Dry mouth, or xerostomia, is a lack of saliva (spit). Saliva helps protect your teeth from decay and your mouth from bacterial infection. Saliva also helps you chew, swallow, and digest food. Dry mouth happens when your saliva glands are not working properly. This causes a decrease in the amount of saliva your mouth produces.
What increases my risk for dry mouth?
- Medicines, such as antidepressants, allergy medicines, blood pressure medicines, or pain medicines
- Older age
- Radiation therapy or chemotherapy
- Conditions such as diabetes, hypertension, Sjögren syndrome, or rheumatoid arthritis
- Smoking cigarettes, e-cigarettes, or using smokeless tobacco
What other signs and symptoms might I have?
- Dry, sticky mouth
- Thick or stringy saliva
- Scratchy, burning, or tingling feeling on your tongue
- Chapped, cracked lips or corners of your mouth
- Trouble talking, chewing, or swallowing
- Thirst or bad breath
- Hoarse voice or dry throat
- Sores on your mouth or tongue
- Change in taste
How is dry mouth diagnosed?
Your healthcare provider will examine your mouth and ask about your symptoms. You may need any of the following:
- A salivary flow test may show how much saliva your mouth produces.
- An x-ray, CT, or MRI may show a blockage, such as a stone or mass. You may be given contrast liquid to help the gland show up better in the pictures. Tell the healthcare provider if you have ever had an allergic reaction to contrast liquid. Do not enter the MRI room with anything metal. Metal can cause serious injury. Tell the healthcare provider if you have any metal in or on your body.
How is dry mouth treated?
If your dry mouth is caused by medicines, your healthcare provider may change your medicine or adjust the dose. He may recommend saliva substitutes that help keep your mouth moist. You may also need medicines that help increase your saliva production.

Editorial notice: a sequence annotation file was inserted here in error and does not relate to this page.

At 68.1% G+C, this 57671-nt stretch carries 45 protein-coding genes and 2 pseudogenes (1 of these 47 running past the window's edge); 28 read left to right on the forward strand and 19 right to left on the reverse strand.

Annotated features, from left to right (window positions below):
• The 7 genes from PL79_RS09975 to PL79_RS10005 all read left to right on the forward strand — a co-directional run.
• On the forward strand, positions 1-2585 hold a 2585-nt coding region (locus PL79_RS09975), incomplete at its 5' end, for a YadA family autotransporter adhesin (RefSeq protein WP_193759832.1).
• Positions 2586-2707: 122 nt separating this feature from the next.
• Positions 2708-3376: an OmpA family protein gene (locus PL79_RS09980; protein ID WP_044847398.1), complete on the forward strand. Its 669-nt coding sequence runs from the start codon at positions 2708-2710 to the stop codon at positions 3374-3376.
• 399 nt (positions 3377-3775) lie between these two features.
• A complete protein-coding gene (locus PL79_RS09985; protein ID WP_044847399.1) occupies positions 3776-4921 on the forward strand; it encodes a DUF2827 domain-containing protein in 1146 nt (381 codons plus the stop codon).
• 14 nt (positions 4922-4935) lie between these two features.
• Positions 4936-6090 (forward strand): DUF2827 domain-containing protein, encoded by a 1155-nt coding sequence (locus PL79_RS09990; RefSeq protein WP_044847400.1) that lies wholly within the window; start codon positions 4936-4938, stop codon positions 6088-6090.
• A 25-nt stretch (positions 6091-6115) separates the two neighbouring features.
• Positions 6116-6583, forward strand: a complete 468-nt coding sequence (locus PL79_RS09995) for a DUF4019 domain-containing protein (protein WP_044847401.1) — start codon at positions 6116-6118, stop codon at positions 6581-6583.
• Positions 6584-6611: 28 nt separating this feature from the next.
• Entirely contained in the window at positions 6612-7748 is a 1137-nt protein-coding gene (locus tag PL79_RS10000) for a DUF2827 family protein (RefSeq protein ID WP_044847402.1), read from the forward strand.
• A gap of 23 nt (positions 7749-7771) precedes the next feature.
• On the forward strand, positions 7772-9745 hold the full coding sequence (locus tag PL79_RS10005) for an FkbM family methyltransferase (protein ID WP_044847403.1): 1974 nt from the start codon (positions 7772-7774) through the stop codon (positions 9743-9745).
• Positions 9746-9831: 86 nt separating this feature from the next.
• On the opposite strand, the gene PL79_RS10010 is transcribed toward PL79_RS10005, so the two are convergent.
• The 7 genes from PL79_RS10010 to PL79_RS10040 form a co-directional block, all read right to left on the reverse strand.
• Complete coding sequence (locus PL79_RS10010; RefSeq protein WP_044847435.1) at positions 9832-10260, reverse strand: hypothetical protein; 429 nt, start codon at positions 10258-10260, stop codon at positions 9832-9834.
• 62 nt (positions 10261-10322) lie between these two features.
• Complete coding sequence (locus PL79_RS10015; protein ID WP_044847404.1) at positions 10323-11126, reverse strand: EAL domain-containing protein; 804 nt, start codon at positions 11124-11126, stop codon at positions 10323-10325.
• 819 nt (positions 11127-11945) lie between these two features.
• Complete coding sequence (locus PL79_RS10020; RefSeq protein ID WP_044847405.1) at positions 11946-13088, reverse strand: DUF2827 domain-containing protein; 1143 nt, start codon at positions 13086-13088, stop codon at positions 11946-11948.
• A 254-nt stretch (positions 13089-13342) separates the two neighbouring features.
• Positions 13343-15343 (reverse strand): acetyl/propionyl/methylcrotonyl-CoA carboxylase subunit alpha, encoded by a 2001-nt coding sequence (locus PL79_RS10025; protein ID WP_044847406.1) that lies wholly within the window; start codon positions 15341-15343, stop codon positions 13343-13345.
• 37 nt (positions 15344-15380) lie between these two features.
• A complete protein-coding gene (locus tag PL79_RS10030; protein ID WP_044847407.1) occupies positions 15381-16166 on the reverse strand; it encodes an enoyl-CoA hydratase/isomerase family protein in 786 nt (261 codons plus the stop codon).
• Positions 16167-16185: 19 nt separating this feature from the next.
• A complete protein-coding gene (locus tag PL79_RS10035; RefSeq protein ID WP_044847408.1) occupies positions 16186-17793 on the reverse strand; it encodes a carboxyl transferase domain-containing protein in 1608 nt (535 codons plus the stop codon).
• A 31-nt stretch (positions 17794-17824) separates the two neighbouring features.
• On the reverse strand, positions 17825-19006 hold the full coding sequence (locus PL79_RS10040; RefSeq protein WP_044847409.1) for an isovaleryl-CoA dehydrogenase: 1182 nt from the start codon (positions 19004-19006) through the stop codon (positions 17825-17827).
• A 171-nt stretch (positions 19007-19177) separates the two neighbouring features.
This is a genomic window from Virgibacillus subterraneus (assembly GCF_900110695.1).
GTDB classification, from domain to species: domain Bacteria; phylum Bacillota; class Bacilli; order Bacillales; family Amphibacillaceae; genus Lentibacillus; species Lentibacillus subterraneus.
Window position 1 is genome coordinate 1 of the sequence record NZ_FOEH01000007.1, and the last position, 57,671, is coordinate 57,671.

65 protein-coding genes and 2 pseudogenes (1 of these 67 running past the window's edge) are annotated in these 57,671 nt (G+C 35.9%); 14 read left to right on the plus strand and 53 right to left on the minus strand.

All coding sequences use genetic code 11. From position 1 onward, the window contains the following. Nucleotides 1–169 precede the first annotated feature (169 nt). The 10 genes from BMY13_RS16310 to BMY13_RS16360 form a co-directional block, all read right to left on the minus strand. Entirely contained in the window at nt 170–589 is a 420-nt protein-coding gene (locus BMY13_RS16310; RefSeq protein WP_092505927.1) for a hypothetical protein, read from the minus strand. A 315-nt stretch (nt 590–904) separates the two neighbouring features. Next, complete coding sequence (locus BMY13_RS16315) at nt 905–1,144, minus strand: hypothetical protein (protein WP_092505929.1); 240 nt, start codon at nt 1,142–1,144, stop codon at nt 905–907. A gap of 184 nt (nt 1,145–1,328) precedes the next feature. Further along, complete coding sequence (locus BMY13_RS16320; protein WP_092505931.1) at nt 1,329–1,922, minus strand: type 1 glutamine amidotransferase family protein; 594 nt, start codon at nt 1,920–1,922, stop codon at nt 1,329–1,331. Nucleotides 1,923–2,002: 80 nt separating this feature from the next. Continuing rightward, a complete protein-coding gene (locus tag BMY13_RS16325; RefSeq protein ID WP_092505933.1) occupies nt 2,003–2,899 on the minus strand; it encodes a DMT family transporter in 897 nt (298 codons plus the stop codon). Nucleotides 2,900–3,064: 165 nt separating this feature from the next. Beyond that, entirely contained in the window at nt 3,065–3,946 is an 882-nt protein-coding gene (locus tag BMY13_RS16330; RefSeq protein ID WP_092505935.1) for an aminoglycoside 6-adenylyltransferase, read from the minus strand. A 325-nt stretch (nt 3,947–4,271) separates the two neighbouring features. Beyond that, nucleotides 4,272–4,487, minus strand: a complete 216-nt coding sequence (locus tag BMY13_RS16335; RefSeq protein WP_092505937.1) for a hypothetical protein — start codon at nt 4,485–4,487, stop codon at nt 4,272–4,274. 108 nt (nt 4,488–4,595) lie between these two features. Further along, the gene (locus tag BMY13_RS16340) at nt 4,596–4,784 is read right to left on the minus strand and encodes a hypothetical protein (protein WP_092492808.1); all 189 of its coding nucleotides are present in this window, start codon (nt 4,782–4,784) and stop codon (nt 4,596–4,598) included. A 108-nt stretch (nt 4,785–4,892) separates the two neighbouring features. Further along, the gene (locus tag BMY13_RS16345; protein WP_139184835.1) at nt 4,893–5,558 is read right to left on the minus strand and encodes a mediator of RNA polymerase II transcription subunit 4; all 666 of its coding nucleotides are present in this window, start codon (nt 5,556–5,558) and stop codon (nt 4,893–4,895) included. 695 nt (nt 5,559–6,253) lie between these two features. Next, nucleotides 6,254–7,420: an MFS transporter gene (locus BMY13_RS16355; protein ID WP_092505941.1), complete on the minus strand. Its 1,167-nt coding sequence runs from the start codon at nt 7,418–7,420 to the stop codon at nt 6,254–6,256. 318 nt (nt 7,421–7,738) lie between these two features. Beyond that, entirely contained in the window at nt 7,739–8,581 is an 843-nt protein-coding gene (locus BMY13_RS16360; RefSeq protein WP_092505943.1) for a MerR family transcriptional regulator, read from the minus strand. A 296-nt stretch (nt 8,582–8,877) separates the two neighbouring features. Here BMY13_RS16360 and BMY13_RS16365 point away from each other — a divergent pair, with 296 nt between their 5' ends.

How can I manage my symptoms?
- Drink liquids as directed. You may need to drink more water than usual. It may help to sip small amounts throughout the day. This will help keep your mouth moist. Do not drink caffeine or alcohol. Do not drink acidic juices such as tomato, orange, or grapefruit.
- Eat soft, moist foods. Choose foods that are cool or room temperature. Moisten dry foods with milk, broth, or other sauces. Healthy foods include fruits, vegetables, whole-grain breads, low-fat dairy products, beans, lean meats, and fish.
- Brush at least twice each day. This will help prevent tooth decay and cavities. You may need to brush after each meal as well. Use a soft toothbrush and fluoride toothpaste. Floss gently once each day. Use over-the-counter mouthrinses that help increase saliva. Do not use mouthrinses that have alcohol.
- Chew sugarless gum or suck on sugar-free candy. This will help increase saliva production.
- Use a cool mist humidifier. A humidifier will increase air moisture in your home. This may help moisten your mouth, especially at night.
- Rinse your mouth 4 times each day. Rinse after every meal. Use a mixture of salt and baking soda. Mix ½ teaspoon of salt and ½ teaspoon of baking soda in 1 cup of warm water.
- Do not smoke. Tobacco products can dry out your mouth. Do not use e-cigarettes or smokeless tobacco in place of cigarettes or to help you quit. They still contain nicotine. Ask your healthcare provider for information if you currently smoke and need help to quit.
When should I seek immediate care?
- You have trouble swallowing.
- Your mouth, face, or neck are swollen.
- You have trouble opening your mouth.
When should I contact my healthcare provider?
- You have a fever.
- You have tooth pain.
- Your gums are irritated, painful, or bleed.
- Your symptoms do not get better, or they get worse.
- You have questions or concerns about your condition or care.